Is This the Right Relationship for You?
How do you know if the person you are dating is right for you? If the answer were obvious, there wouldn’t be so many advice columnists. How do you make your way through a fog of conflicting messages? What can you trust from your responses?
It’s important to listen to your feelings, both positive and negative. Perhaps you’re embarrassed by your partner’s boorish treatment of the wait staff at a restaurant. Maybe you don’t feel an intense flash of sexual attraction, but you are still interested. Could be you always enjoy their company even through they’re outside your social class, live 2,000 miles away or aren’t in your age group.
In building relationships, these gut feelings are very important, and don’t need any rational justification to be valid. But they can be about either of two people, and one of them is you. They might reflect your prejudice, your expectation or your previous experience. He doesn’t know the correct use of cutlery; she never folds the grocery bags; he never notices your haircut. Maybe these things are more about you and your demands and expectations about how the world should be.
Or maybe your gut feelings are about your partner. His treatment of the waiter is not how we should treat each other. Her white lies show she doesn’t take responsibility for her actions. His approach to money shows he always puts himself first.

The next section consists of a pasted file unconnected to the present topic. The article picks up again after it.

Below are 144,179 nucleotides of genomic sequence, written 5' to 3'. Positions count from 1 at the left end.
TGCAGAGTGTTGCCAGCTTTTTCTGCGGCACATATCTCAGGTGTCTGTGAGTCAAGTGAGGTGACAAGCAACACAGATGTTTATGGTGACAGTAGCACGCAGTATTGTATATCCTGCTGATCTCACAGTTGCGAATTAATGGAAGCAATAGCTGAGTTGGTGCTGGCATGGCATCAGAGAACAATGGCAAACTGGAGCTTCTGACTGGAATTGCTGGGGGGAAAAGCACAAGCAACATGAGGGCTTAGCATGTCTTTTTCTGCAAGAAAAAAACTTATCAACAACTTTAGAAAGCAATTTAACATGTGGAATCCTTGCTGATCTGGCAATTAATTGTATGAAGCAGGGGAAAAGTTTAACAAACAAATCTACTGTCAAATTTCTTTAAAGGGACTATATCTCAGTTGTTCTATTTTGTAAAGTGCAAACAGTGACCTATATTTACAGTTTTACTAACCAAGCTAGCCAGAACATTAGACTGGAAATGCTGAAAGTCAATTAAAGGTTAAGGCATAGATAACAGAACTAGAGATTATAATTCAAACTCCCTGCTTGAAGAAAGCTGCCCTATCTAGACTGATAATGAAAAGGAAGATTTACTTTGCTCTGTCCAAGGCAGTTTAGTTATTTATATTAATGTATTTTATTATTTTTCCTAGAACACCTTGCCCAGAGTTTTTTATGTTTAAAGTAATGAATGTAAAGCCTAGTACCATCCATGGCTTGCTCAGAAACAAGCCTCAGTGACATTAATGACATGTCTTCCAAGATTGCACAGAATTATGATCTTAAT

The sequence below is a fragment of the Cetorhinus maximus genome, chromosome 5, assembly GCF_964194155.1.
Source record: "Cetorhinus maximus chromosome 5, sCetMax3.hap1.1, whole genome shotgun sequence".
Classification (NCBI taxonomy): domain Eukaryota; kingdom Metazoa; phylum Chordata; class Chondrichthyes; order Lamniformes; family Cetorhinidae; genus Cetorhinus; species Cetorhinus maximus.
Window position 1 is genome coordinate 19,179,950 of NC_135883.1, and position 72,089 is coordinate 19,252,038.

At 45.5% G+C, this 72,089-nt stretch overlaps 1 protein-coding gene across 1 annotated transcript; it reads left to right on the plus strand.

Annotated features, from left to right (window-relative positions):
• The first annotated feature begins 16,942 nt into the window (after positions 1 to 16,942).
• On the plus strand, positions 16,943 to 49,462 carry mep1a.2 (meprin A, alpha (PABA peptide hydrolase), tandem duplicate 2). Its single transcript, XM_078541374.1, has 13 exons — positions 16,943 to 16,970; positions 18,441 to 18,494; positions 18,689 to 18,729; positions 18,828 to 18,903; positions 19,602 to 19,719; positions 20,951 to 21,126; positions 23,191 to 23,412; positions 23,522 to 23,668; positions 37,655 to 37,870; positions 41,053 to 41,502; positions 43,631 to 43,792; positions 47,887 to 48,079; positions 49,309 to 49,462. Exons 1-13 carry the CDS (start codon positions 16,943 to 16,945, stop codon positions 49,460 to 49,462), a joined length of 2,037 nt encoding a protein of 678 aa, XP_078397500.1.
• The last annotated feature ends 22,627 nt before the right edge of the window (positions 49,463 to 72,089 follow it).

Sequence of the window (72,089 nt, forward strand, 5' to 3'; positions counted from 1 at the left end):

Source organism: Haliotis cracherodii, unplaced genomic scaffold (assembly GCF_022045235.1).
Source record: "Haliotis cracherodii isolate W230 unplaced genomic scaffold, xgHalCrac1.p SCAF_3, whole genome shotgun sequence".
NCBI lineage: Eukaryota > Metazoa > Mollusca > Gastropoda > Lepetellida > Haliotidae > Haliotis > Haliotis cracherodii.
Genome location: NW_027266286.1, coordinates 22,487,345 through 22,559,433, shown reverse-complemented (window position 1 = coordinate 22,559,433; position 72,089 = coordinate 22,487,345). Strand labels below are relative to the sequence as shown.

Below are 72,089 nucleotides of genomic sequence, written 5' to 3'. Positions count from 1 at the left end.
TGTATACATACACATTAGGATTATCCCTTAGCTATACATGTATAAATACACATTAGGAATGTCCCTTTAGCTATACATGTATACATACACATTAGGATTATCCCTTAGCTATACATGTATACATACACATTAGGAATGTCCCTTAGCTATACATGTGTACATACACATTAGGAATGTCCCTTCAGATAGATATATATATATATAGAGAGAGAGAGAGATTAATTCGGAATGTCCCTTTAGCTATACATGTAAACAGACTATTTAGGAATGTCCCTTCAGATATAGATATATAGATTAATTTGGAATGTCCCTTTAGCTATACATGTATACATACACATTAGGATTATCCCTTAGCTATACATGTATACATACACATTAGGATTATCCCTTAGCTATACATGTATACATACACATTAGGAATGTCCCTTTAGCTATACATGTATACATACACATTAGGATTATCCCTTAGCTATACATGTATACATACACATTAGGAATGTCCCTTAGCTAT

Is this the right relationship for you? What to look out for. #relationships #love Click To TweetBy looking at your feelings in these ways, you can tease out what your core values are and how well your partner holds them, too. Without matching core values, any relationship has at best a rocky foundation.
Another way to look at your relationship is to ask if you’re in it due to need or want. We all have needs, and social connections are high on the list, but putting these early responses in perspective is important: how incomplete do you feel without a partner? If you’re relying on another person to fill that hole, then know that it never works for long, and it can cause you to overlook a whole bunch of failings in the other person. Work on yourself first and you will be entering a relationship to share, not to fill a void.
It takes time to judge how suitable your partner is. Over time you can start to see patterns, good or bad, in how they live in the world. You’ll see how they respond in difficult circumstances – a car wreck, an illness, a confrontation. If you started out with the intense attraction of falling in love, that can cloud your judgment for a while, but in time, you can better judge how compatible you are, sexually and otherwise.
Get some input from your friends. Don’t act on what they say about your partner, but don’t ignore it either. You can see things they can’t, and they can see things you can’t. Throw that in the mix.
Good luck in deciding. Don’t be picky and don’t be a patsy. Give it the time needed to decide if your core values match, but don’t remain undecided forever.